Style

Since graduation, I have been exploring with different colours and mediums.

At one stage, professors akin my paintings to Jackson Pollock’s. He was a major figure in the abstract expressionist movement. He painted in a completely abstract manner, and the `drip and splash’ style for which he is best known emerged with a bang. Instead of using the traditional easel he affixed his canvas to the floor or the wall and poured and dripped his paint from a can; instead of using brushes he manipulated it with `sticks, trowels or knives’ (to use his own words), sometimes obtaining a heavy impasto by an admixture of `sand, broken glass or other foreign matter’. This manner of Action painting had in common with Surrealist theories of automatism that it was supposed by artists and critics alike to result in a direct expression or revelation of the unconscious moods of the artist.

I too prefer the top-down and all around method of painting, this way my body is integrated into the painting fully. Absolute concentration is critical at this point, any distraction will only serve to break the connection between the canvas and me. Like an embryo and a parent, one directly affects the other. Lost in a trance-like stage with my soul free to wander, my physical body moves randomly with an unseen hand. I do not start with a plan in mind, I let my instinct guide me to the final destination.

Pollock’s name is also associated with the introduction of the All-over style of painting which avoids any points of emphasis or identifiable parts within the whole canvas and therefore abandons the traditional idea of composition in terms of relations among parts.

I find that by breaking these barriers of traditional constrains, the mind is led in the most delicious manner to the most surprising results. I can set my unconscious mind free to wander in any direction it sees fit, driving my hidden aspirations to a entirely different level. This in turn allows the audience’s mind to start a journey with me while choosing a particular path at any crossroads.

Starting with Pollock-like paintings that are colourful and fully abstract in nature, I have evolved to a happy in-between style that is abstract but infused with a figurative influence at the same time. I think of it like qigong on paper, a free catch and release of energy that is poured onto the paper. I call it the “New Expression” Chinese Ink Paintings.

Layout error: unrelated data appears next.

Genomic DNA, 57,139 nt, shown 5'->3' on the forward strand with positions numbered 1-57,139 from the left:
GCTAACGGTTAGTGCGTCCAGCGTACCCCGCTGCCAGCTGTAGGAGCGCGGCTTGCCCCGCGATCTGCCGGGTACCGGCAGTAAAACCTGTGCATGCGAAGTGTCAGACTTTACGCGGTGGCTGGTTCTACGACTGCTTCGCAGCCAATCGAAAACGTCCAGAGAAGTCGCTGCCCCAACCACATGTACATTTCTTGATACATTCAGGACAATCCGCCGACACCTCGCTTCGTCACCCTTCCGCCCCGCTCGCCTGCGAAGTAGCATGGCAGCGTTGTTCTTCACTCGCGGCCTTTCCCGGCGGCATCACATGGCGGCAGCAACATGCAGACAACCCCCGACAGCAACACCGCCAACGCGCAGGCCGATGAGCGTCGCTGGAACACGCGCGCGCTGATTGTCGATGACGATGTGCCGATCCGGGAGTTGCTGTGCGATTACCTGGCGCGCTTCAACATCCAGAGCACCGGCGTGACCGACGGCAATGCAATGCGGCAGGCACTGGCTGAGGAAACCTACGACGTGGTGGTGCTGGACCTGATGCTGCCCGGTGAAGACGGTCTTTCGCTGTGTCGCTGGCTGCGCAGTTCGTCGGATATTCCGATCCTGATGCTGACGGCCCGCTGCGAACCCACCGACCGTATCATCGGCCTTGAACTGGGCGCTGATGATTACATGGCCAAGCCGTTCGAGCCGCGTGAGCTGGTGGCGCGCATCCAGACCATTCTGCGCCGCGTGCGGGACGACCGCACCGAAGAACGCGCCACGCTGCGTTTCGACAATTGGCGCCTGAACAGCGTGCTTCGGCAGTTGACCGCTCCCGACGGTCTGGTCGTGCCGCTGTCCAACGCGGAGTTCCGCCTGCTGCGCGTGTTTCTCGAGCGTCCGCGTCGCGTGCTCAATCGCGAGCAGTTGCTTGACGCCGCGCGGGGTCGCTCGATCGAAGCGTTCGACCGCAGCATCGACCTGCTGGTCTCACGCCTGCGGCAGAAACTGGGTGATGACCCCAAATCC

Unlike traditional Chinese Gong-bi (工筆)/Court Style or Shui-mo (水墨)/Freehand Style paintings often depicting realistic themes, this style combines the use of traditional Chinese ink on rice paper with a untraditional representation.  My taste for a monochromatic palette make for blurred, obtuse images that continue to evolve with each view. This purposefully reductive colour scheme represents the elusive nature of history and memory, reflecting my belief that representation can only be partial and subjective. Loaded naturalistic themes are developed in seemingly tangential ways with an abstract element.

Much has been made of the need to “decode” my work with viewers looking to your titles for guidance. I feel that you should not underestimate the public and try to be overly didactic, I have constantly been asked for bigger captions but I really prefer to make them less visible. Bigger captions would mean that spectators surrender the essence of the painting, I do not want to take that away from them. They should have the freedom to let their imagination take flight and decipher what it means to them. I too understand that a lot of art enthuaists can appreciate the thought process behind a painting and for some, it is part so I try to strike a balance. It has been said that the best way to view my paintings would be to unravel the images first then look at the caption after.